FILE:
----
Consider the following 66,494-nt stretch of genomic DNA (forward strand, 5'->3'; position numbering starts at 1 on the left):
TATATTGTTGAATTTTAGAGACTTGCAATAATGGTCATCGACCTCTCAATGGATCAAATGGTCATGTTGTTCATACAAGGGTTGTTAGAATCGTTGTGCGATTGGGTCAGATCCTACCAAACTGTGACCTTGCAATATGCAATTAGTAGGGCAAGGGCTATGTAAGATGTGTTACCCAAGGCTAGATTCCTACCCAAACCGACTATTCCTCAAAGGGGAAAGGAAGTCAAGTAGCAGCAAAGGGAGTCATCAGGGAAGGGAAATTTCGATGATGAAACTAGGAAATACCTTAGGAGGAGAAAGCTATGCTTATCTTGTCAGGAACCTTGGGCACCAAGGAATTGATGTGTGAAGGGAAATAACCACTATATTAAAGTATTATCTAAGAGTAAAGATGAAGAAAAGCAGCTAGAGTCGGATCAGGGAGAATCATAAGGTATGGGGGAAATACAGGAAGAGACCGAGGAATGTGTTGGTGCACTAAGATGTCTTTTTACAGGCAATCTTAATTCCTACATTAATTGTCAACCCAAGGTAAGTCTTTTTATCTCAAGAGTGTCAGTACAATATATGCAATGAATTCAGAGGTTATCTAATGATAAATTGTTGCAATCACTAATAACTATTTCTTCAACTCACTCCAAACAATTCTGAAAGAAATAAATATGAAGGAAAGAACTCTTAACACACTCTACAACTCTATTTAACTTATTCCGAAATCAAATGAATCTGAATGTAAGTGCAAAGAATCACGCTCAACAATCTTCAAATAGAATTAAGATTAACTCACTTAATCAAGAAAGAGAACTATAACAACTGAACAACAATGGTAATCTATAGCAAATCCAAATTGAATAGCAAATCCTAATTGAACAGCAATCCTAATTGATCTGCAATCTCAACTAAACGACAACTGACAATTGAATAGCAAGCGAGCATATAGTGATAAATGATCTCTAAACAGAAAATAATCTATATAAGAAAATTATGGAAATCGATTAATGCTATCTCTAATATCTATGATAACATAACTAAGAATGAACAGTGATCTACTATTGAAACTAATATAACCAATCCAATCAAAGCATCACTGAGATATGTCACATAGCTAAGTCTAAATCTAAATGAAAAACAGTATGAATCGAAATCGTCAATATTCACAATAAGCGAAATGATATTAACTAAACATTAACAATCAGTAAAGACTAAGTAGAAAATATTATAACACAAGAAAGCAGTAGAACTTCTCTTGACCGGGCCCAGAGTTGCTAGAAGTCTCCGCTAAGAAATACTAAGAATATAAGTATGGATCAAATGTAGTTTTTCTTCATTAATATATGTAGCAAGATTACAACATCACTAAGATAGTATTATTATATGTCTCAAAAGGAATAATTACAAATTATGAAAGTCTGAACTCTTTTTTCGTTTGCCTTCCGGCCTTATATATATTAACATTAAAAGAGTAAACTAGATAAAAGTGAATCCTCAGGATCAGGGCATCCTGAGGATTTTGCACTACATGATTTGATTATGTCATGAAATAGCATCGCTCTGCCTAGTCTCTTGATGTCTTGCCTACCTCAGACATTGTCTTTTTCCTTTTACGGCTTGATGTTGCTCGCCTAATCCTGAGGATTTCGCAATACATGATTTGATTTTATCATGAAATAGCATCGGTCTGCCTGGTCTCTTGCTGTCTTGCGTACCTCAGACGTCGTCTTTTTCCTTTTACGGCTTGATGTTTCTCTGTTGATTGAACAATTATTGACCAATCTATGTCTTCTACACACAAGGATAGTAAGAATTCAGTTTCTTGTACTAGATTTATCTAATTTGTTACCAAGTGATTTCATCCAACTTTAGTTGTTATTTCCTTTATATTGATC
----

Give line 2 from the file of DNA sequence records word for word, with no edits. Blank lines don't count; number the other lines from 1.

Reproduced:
TATATTGTTGAATTTTAGAGACTTGCAATAATGGTCATCGACCTCTCAATGGATCAAATGGTCATGTTGTTCATACAAGGGTTGTTAGAATCGTTGTGCGATTGGGTCAGATCCTACCAAACTGTGACCTTGCAATATGCAATTAGTAGGGCAAGGGCTATGTAAGATGTGTTACCCAAGGCTAGATTCCTACCCAAACCGACTATTCCTCAAAGGGGAAAGGAAGTCAAGTAGCAGCAAAGGGAGTCATCAGGGAAGGGAAATTTCGATGATGAAACTAGGAAATACCTTAGGAGGAGAAAGCTATGCTTATCTTGTCAGGAACCTTGGGCACCAAGGAATTGATGTGTGAAGGGAAATAACCACTATATTAAAGTATTATCTAAGAGTAAAGATGAAGAAAAGCAGCTAGAGTCGGATCAGGGAGAATCATAAGGTATGGGGGAAATACAGGAAGAGACCGAGGAATGTGTTGGTGCACTAAGATGTCTTTTTACAGGCAATCTTAATTCCTACATTAATTGTCAACCCAAGGTAAGTCTTTTTATCTCAAGAGTGTCAGTACAATATATGCAATGAATTCAGAGGTTATCTAATGATAAATTGTTGCAATCACTAATAACTATTTCTTCAACTCACTCCAAACAATTCTGAAAGAAATAAATATGAAGGAAAGAACTCTTAACACACTCTACAACTCTATTTAACTTATTCCGAAATCAAATGAATCTGAATGTAAGTGCAAAGAATCACGCTCAACAATCTTCAAATAGAATTAAGATTAACTCACTTAATCAAGAAAGAGAACTATAACAACTGAACAACAATGGTAATCTATAGCAAATCCAAATTGAATAGCAAATCCTAATTGAACAGCAATCCTAATTGATCTGCAATCTCAACTAAACGACAACTGACAATTGAATAGCAAGCGAGCATATAGTGATAAATGATCTCTAAACAGAAAATAATCTATATAAGAAAATTATGGAAATCGATTAATGCTATCTCTAATATCTATGATAACATAACTAAGAATGAACAGTGATCTACTATTGAAACTAATATAACCAATCCAATCAAAGCATCACTGAGATATGTCACATAGCTAAGTCTAAATCTAAATGAAAAACAGTATGAATCGAAATCGTCAATATTCACAATAAGCGAAATGATATTAACTAAACATTAACAATCAGTAAAGACTAAGTAGAAAATATTATAACACAAGAAAGCAGTAGAACTTCTCTTGACCGGGCCCAGAGTTGCTAGAAGTCTCCGCTAAGAAATACTAAGAATATAAGTATGGATCAAATGTAGTTTTTCTTCATTAATATATGTAGCAAGATTACAACATCACTAAGATAGTATTATTATATGTCTCAAAAGGAATAATTACAAATTATGAAAGTCTGAACTCTTTTTTCGTTTGCCTTCCGGCCTTATATATATTAACATTAAAAGAGTAAACTAGATAAAAGTGAATCCTCAGGATCAGGGCATCCTGAGGATTTTGCACTACATGATTTGATTATGTCATGAAATAGCATCGCTCTGCCTAGTCTCTTGATGTCTTGCCTACCTCAGACATTGTCTTTTTCCTTTTACGGCTTGATGTTGCTCGCCTAATCCTGAGGATTTCGCAATACATGATTTGATTTTATCATGAAATAGCATCGGTCTGCCTGGTCTCTTGCTGTCTTGCGTACCTCAGACGTCGTCTTTTTCCTTTTACGGCTTGATGTTTCTCTGTTGATTGAACAATTATTGACCAATCTATGTCTTCTACACACAAGGATAGTAAGAATTCAGTTTCTTGTACTAGATTTATCTAATTTGTTACCAAGTGATTTCATCCAACTTTAGTTGTTATTTCCTTTATATTGATC